Doubt Cast on Authenticity of ‘Pol Pot’s Car’

A 1973 Mercedes-Benz currently for sale on the Internet auction house eBay and described as once “owned” by Pol Pot is not one of the Khmer Rouge leader’s limousine, a former chauffeur of the late Broth­er Number One claimed on Monday.

The beautifully refurbished stretch Mercedes, which is on display at the Renakse Hotel in Phnom Penh, has made news headlines because of its alleged links to Pol Pot and drawn a steady stream of journalists, photographers and curious onlookers. With an asking price of $70,000, the car had received one bid matching that price on Monday afternoon, accord­ing to the eBay Web site.

However, the man who drove the late Khmer Rouge leader be­tween 1975 and 1979 said Mon­day that Pol Pot never used a long-wheelbase Mercedes, which has three rows of seats and is the model currently up for auction.

“If this car has three rows of seats, then this is not a car he used,” said the former Khmer Rouge driver, who asked that his name not be revealed. According to the driver, Pol Pot had two, regular-length Mercedes that he used in Phnom Penh.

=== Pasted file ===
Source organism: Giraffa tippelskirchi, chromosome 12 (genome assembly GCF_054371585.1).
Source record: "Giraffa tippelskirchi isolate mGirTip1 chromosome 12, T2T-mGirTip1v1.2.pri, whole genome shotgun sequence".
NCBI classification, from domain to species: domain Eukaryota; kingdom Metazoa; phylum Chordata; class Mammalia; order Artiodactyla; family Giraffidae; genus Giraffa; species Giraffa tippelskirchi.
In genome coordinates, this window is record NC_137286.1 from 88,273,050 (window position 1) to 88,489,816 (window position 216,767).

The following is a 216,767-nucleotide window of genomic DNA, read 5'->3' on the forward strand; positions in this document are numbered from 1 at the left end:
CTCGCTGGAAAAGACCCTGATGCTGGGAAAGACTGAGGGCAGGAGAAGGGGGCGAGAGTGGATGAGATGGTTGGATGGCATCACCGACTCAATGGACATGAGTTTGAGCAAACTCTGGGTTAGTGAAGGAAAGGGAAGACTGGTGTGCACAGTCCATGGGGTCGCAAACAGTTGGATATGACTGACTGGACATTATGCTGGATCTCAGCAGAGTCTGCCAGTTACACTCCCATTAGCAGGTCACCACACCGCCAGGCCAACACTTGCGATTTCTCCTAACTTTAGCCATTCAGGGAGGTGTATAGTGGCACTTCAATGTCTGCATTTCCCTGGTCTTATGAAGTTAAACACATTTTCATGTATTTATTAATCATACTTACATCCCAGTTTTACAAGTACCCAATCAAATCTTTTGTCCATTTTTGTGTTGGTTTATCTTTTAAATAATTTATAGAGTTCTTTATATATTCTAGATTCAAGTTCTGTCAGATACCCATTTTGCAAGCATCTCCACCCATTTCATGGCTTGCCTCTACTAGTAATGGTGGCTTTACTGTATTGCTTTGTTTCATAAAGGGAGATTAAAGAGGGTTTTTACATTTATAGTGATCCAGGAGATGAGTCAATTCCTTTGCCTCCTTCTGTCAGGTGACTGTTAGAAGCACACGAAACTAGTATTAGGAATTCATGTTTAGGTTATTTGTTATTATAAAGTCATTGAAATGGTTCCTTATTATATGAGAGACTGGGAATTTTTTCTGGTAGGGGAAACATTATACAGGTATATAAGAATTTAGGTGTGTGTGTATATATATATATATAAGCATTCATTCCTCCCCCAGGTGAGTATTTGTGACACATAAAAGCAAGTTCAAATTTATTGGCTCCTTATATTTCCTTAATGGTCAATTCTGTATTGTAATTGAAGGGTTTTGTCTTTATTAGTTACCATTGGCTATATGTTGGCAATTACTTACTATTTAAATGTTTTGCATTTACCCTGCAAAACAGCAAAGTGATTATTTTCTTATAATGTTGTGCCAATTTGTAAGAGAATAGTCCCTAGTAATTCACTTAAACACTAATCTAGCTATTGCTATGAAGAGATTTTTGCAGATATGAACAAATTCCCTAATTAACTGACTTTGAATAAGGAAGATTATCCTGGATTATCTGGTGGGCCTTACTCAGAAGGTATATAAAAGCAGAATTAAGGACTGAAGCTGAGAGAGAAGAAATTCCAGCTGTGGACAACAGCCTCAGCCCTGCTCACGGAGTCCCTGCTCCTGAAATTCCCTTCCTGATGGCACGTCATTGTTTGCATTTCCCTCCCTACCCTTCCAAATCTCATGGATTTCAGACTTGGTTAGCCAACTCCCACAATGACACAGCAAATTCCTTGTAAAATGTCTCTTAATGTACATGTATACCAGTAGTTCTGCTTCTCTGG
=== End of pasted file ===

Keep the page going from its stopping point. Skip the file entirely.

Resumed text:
“Both were left behind when the Vietnamese entered Phnom Penh [in 1979],” he said, adding that Pol Pot escaped from the city in another larger car more suitable for use in rough terrain.

According to the eBay entry, because the Khmer Rouge de­stroyed all official documents during their regime “no official papers for the car exist.”

The Web site, however, lists photos from the Documentation Cen­ter of Cambodia where cars similar to the one being auctioned can be seen at Pochentong Air­port—now Phnom Penh Inter­national Air­port—during the Khmer Rouge period.

DC-Cam Director Youk Chhang said Monday that he has seen at least 10 different limousines featured in photos from the Khmer Rouge period.

“There is no way of knowing if the car being auctioned is one of those featured,” Youk Chhang said.

“I think people realize there is a fascination among foreigners for this kind of [thing] and they try to make money out of it,” he added.

Ly Kim Seng, the wife of Nuon Chea, second-in-command to Pol Pot during the Khmer Rouge years, agreed that the car de­scribed to her as being on display at the Renakse Hotel was not similar to the one she had seen Pol Pot use during the regime.

“He had no car with three rows of seats,” she said.

The car’s current owner, Paul Freer, could not be reached for comment on Monday.

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